Greater Filmmaker Responsibility in the New Documentary Paradigms

Randi Cecchine challenges the documentary community to pull together, avoid the pratfalls of pleasing too many constituencies, and maintain open dialogue about the reality of getting docs funded and seen.

"Restrepo" was one of the films discussed at IFP. Photo by Tim Hetherington.

In anticipation of this month's Distribution U, hosted by IFP, The Independent's Randi Cecchine continues to investigate the changing landscape of documentary funding and distribution with notes from the field and a call for community.

Anyone who cares about documentary filmmaking wants to know: In the current post-financial crisis, insecure-industry environment, how can filmmakers fund projects and reach audiences when traditional distribution models have crumbled...when even established filmmakers can’t secure the kinds of distribution deals, broadcast partnerships or investment/foundation funders they used to rely on?

The Show Must Go Green

"Going green" might be en vogue—and environmentally responsible, of course—but what does sustainable filmmaking really entail?

Miranda Bailey, director of the eco-documentary, <i>Greenlit</i>.

Prompted by Miranda Bailey's recent documentary, Greenlit, The Independent's Steven Abrams asks two eco-experts for tips on simple, environmentally conscious filmmaking methods.

Miranda Bailey's recent film-within-a-film documentary, Greenlit, portrays the hopes and eventual challenges of making the production of The River Why "green." There's an initial hope that making the Why production eco-friendly is doable, and even money-saving.

Distributor FAQ: FilmBuff

In an interview with FilmBuff's Chris Horton, The Independent asks about the evolving landscape of digital distribution, and whether or not it's an independent filmmaker's new best friend.

A still from "The Patriot Act: A Jeffrey Ross Home Movie."

More and more filmmakers use digital release platforms like iTunes, Netflix Streaming, and Video-on-Demand. Chris Horton, head of acquisitions for FilmBuff, explains the role his company can play in digital distribution.

FilmBuff is a digital distribution service provided by Cinetic Rights Management (CRM). Although FilmBuff is less than three years old, its sister company, Cinetic Media, has been a major player in film sales since 2001.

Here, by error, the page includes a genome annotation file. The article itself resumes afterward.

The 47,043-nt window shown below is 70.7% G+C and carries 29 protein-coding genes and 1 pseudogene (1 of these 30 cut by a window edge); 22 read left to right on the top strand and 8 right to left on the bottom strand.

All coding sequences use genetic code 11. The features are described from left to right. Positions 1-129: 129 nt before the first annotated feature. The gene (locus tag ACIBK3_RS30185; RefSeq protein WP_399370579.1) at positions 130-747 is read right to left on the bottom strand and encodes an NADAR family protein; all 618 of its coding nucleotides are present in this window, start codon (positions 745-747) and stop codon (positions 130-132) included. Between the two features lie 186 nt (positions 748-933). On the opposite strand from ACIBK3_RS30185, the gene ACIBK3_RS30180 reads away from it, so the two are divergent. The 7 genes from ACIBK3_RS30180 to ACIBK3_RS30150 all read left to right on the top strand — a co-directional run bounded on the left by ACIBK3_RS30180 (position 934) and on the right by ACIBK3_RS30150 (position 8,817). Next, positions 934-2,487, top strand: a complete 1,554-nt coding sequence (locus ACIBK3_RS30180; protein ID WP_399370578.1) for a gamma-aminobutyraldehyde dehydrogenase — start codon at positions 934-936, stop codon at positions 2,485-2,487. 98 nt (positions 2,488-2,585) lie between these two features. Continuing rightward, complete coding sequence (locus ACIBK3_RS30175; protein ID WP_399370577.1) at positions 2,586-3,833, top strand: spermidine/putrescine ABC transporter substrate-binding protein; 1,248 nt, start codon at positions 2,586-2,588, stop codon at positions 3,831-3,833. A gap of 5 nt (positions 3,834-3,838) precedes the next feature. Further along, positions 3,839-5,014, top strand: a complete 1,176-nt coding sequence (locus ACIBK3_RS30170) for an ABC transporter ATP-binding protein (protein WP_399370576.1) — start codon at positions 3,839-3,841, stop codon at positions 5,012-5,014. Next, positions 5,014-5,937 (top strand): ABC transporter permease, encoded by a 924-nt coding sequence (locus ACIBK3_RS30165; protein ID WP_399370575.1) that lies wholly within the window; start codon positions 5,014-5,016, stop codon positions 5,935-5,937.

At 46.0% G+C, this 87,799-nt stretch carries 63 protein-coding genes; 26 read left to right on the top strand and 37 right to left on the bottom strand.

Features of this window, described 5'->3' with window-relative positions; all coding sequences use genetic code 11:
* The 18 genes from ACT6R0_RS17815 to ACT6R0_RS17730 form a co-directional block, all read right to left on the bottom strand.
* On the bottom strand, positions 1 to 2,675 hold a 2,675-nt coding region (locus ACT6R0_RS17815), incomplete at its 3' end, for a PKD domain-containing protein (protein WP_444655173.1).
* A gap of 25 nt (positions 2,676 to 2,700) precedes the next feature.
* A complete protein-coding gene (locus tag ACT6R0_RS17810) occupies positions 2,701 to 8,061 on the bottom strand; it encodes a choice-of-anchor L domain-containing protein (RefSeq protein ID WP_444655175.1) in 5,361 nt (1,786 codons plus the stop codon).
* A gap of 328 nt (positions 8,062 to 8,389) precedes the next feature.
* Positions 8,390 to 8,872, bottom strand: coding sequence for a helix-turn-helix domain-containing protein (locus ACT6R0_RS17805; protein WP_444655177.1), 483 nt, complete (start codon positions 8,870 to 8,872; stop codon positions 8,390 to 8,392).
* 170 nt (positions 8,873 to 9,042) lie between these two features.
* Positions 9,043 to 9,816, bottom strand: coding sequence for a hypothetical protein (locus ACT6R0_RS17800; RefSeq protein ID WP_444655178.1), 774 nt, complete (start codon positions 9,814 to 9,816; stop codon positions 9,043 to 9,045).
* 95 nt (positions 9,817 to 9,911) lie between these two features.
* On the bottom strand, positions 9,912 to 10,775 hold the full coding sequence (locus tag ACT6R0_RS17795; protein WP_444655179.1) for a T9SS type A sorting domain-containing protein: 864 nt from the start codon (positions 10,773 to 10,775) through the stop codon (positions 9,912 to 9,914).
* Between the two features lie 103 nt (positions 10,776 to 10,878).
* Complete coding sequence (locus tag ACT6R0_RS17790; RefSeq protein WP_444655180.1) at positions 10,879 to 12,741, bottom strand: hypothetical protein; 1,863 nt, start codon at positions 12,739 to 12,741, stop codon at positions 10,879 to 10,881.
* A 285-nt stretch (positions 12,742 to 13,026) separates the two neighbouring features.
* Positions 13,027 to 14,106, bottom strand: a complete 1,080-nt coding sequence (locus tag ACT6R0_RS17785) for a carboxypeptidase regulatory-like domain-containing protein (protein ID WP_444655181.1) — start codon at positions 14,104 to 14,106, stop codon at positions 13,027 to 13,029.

From Documentary to Fictional Filmmaker: How to Make the Transition

With her recent narrative feature, "Toe to Toe," Emily Abt learned how to move from documentary to fiction filmmaking.

Filmmaker Emily Abt, on-set.
The Independent's Angela Wu gleans five tips from professor and award-winning filmmaker Emily Abt (All of Us, Toe to Toe) on how to make the not-always-easy transition from documentarian to narrative filmmaker.
Award-winning filmmaker Emily Abt started her career as a documentarian. Her first film, Take It From Me, focused on welfare reform and aired on the PBS documentary series POV in 2001.

Doc Doctor's Story Strategies: Don't Worry, We'll Fix it in Post

In her 6th installment of "Story Strategies: Debunking the Myths of Storytelling," Doc Doctor Fernanda Rossi asks: What's smarter, edit in post or plan ahead?

Doc Doctor suggests balancing techno-perfection with believing in the magic of post. (Photo by angusf.)

In her 6th installment of "Story Strategies: Debunking the Myths of Storytelling," Doc Doctor Fernanda Rossi examines production priorities. Should storytelling trump technical perfection? What do you think?

Myth #6

"All technical glitches, or disasters, can be avoided with preparation."

Wait, what about those who say:

"Obsessing over technology is a waste of time I could devote to the story."

The myth in all its glory